Return to dirt possible at Santa Anita

ARCADIA, Calif. -- Santa Anita has not ruled out replacing its existing synthetic track with a dirt surface, track president Ron Charles said over the weekend.

Charles told the California Horse Racing Board last week that Santa Anita will remove its existing synthetic track later this year, but did not say at the time whether another synthetic track or a dirt surface would be installed. On Sunday, he said the track has not finalized its choice.

When asked whether Santa Anita is considering replacing its surface with a dirt track, Charles said: "The options are open. We're looking at everything. We don't want to be rushed into making a decision."

Santa Anita lost 11 days of racing in January and early February after the Cushion Track synthetic surface installed last summer failed to sufficiently drain following a series of rainstorms. The surface underwent a five-day renovation in early February, adding polymers and fibers from the Australian synthetic surface Pro-Ride. Santa Anita has had no cancellations since the renovation. Early Sunday, the surface successfully withstood approximately a half-inch of rain. The track went ahead with a nine-race program.

A potential return to dirt racing at Santa Anita has the preliminary support of Richard Shapiro, chairman of the California Horse Racing Board and a major proponent of synthetic tracks.

In February 2006, the racing board approved a mandate requiring California tracks that offer a minimum of four continuous weeks of Thoroughbred racing to switch from dirt surfaces to synthetic tracks by the end of 2007 or lose racing dates.

Shapiro backed away from that mandate over the weekend, but remained hopeful that Santa Anita would install a different synthetic surface later this year.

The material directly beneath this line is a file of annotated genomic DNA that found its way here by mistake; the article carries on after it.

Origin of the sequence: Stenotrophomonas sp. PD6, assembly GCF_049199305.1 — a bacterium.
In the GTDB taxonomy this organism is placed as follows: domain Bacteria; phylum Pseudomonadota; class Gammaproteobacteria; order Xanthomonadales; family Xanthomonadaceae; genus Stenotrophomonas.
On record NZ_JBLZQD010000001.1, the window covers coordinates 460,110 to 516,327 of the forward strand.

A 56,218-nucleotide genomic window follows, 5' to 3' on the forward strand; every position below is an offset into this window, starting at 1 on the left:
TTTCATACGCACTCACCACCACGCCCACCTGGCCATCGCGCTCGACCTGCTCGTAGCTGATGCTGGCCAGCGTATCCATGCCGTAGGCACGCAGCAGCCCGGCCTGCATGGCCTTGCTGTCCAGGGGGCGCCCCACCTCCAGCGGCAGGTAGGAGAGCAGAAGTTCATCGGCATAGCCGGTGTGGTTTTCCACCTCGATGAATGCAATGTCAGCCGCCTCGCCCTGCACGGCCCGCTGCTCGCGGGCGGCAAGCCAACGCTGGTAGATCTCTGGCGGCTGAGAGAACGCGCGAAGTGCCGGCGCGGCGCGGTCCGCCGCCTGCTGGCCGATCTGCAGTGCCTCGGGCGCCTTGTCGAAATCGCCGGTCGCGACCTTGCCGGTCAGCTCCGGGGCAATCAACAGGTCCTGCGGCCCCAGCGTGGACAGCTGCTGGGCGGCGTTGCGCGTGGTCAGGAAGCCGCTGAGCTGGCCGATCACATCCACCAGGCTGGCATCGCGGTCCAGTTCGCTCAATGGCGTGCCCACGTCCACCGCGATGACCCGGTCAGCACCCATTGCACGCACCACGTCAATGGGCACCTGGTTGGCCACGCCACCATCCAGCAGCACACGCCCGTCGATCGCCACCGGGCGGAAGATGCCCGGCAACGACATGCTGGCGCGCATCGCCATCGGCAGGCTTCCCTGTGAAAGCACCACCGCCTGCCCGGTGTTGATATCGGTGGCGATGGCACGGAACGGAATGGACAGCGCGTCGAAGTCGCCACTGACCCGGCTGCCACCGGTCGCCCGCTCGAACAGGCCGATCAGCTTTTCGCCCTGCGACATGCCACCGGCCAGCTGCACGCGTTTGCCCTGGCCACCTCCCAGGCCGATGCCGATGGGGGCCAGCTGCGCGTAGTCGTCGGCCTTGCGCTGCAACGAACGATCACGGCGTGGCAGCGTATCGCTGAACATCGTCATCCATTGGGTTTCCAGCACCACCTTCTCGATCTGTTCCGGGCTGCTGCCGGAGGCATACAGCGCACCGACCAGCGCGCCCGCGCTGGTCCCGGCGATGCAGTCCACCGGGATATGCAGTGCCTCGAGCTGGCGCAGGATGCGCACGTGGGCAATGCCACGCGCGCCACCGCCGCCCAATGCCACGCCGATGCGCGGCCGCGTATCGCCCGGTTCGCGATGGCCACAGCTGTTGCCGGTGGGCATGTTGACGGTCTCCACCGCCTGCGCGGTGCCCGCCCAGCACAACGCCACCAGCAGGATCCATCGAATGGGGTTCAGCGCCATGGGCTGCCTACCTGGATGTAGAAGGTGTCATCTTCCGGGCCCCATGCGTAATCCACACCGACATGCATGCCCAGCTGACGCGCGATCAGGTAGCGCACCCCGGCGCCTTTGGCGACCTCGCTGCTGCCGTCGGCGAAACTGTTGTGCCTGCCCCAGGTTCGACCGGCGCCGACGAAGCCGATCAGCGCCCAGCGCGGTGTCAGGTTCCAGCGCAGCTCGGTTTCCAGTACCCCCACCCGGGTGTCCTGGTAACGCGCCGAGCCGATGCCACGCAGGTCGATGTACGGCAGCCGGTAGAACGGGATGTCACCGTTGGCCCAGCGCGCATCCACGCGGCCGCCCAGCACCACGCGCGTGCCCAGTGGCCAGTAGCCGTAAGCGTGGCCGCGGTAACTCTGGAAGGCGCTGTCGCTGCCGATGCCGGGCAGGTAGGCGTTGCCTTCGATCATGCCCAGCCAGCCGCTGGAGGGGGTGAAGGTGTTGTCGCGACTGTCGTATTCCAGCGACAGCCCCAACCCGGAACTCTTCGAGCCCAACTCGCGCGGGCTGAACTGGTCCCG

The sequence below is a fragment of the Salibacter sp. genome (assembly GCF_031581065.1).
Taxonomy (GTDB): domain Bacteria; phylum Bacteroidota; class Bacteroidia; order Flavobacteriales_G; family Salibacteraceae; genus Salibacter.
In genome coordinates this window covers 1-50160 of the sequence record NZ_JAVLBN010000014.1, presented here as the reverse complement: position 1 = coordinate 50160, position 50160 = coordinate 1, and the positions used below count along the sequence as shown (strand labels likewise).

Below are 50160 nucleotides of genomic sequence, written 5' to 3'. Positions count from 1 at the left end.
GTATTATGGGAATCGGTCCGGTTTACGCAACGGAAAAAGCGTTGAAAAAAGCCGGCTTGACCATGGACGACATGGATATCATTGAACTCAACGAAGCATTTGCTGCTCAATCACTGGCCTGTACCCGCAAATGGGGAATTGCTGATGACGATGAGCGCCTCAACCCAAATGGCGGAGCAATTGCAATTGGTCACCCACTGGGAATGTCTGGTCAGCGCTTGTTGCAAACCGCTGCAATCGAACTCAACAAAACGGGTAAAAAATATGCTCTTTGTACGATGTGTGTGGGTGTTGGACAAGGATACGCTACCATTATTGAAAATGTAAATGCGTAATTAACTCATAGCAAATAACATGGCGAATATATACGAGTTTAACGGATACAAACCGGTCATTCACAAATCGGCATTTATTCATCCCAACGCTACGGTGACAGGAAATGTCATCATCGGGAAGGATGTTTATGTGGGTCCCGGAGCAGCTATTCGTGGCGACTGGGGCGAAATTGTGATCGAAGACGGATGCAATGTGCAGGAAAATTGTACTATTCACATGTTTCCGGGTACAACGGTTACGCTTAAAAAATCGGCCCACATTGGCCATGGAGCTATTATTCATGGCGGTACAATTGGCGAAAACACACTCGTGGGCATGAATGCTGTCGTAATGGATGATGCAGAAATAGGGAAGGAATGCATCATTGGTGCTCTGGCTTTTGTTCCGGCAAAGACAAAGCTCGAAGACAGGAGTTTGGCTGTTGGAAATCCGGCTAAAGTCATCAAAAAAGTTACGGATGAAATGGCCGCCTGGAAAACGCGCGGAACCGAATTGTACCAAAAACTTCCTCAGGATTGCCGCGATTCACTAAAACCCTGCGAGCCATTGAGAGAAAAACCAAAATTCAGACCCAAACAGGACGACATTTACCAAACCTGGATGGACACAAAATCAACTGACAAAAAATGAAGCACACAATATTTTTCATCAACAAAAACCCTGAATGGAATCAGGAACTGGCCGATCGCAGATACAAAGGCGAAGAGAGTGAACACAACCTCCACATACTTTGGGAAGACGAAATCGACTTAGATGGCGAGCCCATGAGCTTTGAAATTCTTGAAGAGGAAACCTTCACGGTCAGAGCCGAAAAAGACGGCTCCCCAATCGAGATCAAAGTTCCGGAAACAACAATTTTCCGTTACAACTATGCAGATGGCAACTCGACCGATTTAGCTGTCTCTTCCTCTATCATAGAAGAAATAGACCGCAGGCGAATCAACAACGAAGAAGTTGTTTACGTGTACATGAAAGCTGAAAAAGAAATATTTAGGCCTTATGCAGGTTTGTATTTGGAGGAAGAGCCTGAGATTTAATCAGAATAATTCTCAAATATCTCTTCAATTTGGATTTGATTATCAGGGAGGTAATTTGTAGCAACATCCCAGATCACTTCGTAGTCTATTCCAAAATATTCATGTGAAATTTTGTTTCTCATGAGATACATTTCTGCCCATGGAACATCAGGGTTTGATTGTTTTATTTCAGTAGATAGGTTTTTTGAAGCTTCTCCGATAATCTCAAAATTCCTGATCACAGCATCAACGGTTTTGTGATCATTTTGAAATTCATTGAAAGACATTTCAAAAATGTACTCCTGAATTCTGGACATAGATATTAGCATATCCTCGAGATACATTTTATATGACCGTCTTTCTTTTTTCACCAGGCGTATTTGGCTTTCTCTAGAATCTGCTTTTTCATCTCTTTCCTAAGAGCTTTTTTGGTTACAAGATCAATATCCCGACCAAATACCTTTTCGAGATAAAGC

"If, at the end of the day, Santa Anita comes forward and said, 'We've looked at the options and we believe for the safety of the horse and rider that we've got a plan to put in a dirt track on top of a good solid base,' and they would put in a track that was safe, personally, I'm not totally opposed to that," he said.

"I think we have to have an open mind. I think what you've seen, the synthetic tracks are successful, but clearly there are bumps in the road. I'm not favoring one or the other. I'm hoping that synthetic tracks are the answers. If there is a better option, I wouldn't be doing my job if I didn't listen to everything."

Four California racetracks have installed synthetic tracks in the last two years. Hollywood Park began using a Cushion Track surface in November 2006. Del Mar used a Polytrack surface for the first time last year. Golden Gate Fields installed a Tapeta Footings surface for its fall meeting last November.

Bay Meadows continues to race on a dirt surface. It received a waiver from the board because the track plans to close later this year.

Synthetic tracks are believed to be kinder on horses. They have led to larger fields, according to testimony presented by racing officials to the board at a meeting at Santa Anita on Feb. 20.

Shapiro said the installation of a dirt track at Santa Anita would not be approved without input from members of the industry, including trainers and jockeys.

Ed Halpern, executive director of the California Thoroughbred Trainers, said he would be opposed to a move back to a dirt track. As evidence that synthetic tracks have been a boost for racing, he cited the jockeys and trainers who spoke in support of synthetic surfaces at the Feb. 20 hearing, and the fact that workers' compensation claims for exercise riders are down.

"They hold great promise and it would be a shame to turn back now," Halpern said. "That's my basic instinct."

Halpern acknowledged that Santa Anita's recent troubles with drainage, as well as maintenance issues at other tracks, have frustrated track executives.

"I can see that they're tired of making changes," he said. "They've learned they've got to be willing to spend money to maintain this track.

"If maintained properly, they meet the goals that were behind the original intent. From a training perspective, they offer great advantage."

Santa Anita made up two of its canceled racing days on the Wednesdays of Feb. 13 and 20 and has a third makeup day scheduled for Wednesday. Charles said Sunday that the track would not ask for any additional makeup dates until field sizes improve. Wednesday's eight-race program drew only 63 entrants for eight races.

"After looking at the entries, we'll take a step back and probably not be applying [for more dates] until we understand our inventory a little better," he said. "We've got to have quality cards before we'll start asking again."

The current meeting ends April 20.